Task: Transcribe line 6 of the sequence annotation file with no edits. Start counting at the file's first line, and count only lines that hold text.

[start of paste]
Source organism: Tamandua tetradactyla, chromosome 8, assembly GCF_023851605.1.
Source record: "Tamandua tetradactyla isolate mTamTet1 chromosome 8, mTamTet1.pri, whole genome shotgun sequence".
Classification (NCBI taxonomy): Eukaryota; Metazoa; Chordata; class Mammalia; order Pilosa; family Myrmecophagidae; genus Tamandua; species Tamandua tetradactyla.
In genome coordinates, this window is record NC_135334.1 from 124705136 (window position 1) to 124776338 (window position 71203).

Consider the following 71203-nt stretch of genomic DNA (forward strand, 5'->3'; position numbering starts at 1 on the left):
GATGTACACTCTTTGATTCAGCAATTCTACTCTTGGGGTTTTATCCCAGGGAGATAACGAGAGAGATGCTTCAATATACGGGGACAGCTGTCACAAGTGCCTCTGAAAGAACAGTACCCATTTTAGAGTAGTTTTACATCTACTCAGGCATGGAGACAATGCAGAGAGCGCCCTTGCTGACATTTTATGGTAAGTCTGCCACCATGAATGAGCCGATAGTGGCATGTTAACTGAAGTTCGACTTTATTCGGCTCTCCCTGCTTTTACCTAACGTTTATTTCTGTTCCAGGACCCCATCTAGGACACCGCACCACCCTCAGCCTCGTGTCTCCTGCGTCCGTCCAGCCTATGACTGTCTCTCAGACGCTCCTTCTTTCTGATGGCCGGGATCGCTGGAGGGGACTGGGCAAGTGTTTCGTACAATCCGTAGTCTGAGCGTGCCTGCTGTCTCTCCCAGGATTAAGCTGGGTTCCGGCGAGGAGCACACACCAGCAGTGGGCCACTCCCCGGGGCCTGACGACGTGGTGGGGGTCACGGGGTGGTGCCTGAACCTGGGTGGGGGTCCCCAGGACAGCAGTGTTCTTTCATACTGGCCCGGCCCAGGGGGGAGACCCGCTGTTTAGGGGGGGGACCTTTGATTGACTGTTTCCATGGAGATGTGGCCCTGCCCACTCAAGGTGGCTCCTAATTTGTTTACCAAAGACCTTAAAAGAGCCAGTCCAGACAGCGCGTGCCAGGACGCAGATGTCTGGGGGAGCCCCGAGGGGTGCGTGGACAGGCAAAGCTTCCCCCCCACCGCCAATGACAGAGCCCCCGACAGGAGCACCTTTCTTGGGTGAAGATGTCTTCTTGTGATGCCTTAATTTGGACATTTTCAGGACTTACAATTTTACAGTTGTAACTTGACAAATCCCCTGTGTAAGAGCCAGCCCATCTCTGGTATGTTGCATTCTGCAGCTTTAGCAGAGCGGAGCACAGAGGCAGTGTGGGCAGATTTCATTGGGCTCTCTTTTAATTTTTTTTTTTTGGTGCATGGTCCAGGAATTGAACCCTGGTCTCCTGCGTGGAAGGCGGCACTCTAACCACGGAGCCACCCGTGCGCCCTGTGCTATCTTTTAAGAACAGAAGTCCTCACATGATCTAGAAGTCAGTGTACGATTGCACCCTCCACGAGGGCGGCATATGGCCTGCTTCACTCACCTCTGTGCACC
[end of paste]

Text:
GATGTACACTCTTTGATTCAGCAATTCTACTCTTGGGGTTTTATCCCAGGGAGATAACGAGAGAGATGCTTCAATATACGGGGACAGCTGTCACAAGTGCCTCTGAAAGAACAGTACCCATTTTAGAGTAGTTTTACATCTACTCAGGCATGGAGACAATGCAGAGAGCGCCCTTGCTGACATTTTATGGTAAGTCTGCCACCATGAATGAGCCGATAGTGGCATGTTAACTGAAGTTCGACTTTATTCGGCTCTCCCTGCTTTTACCTAACGTTTATTTCTGTTCCAGGACCCCATCTAGGACACCGCACCACCCTCAGCCTCGTGTCTCCTGCGTCCGTCCAGCCTATGACTGTCTCTCAGACGCTCCTTCTTTCTGATGGCCGGGATCGCTGGAGGGGACTGGGCAAGTGTTTCGTACAATCCGTAGTCTGAGCGTGCCTGCTGTCTCTCCCAGGATTAAGCTGGGTTCCGGCGAGGAGCACACACCAGCAGTGGGCCACTCCCCGGGGCCTGACGACGTGGTGGGGGTCACGGGGTGGTGCCTGAACCTGGGTGGGGGTCCCCAGGACAGCAGTGTTCTTTCATACTGGCCCGGCCCAGGGGGGAGACCCGCTGTTTAGGGGGGGGACCTTTGATTGACTGTTTCCATGGAGATGTGGCCCTGCCCACTCAAGGTGGCTCCTAATTTGTTTACCAAAGACCTTAAAAGAGCCAGTCCAGACAGCGCGTGCCAGGACGCAGATGTCTGGGGGAGCCCCGAGGGGTGCGTGGACAGGCAAAGCTTCCCCCCCACCGCCAATGACAGAGCCCCCGACAGGAGCACCTTTCTTGGGTGAAGATGTCTTCTTGTGATGCCTTAATTTGGACATTTTCAGGACTTACAATTTTACAGTTGTAACTTGACAAATCCCCTGTGTAAGAGCCAGCCCATCTCTGGTATGTTGCATTCTGCAGCTTTAGCAGAGCGGAGCACAGAGGCAGTGTGGGCAGATTTCATTGGGCTCTCTTTTAATTTTTTTTTTTTGGTGCATGGTCCAGGAATTGAACCCTGGTCTCCTGCGTGGAAGGCGGCACTCTAACCACGGAGCCACCCGTGCGCCCTGTGCTATCTTTTAAGAACAGAAGTCCTCACATGATCTAGAAGTCAGTGTACGATTGCACCCTCCACGAGGGCGGCATATGGCCTGCTTCACTCACCTCTGTGCACC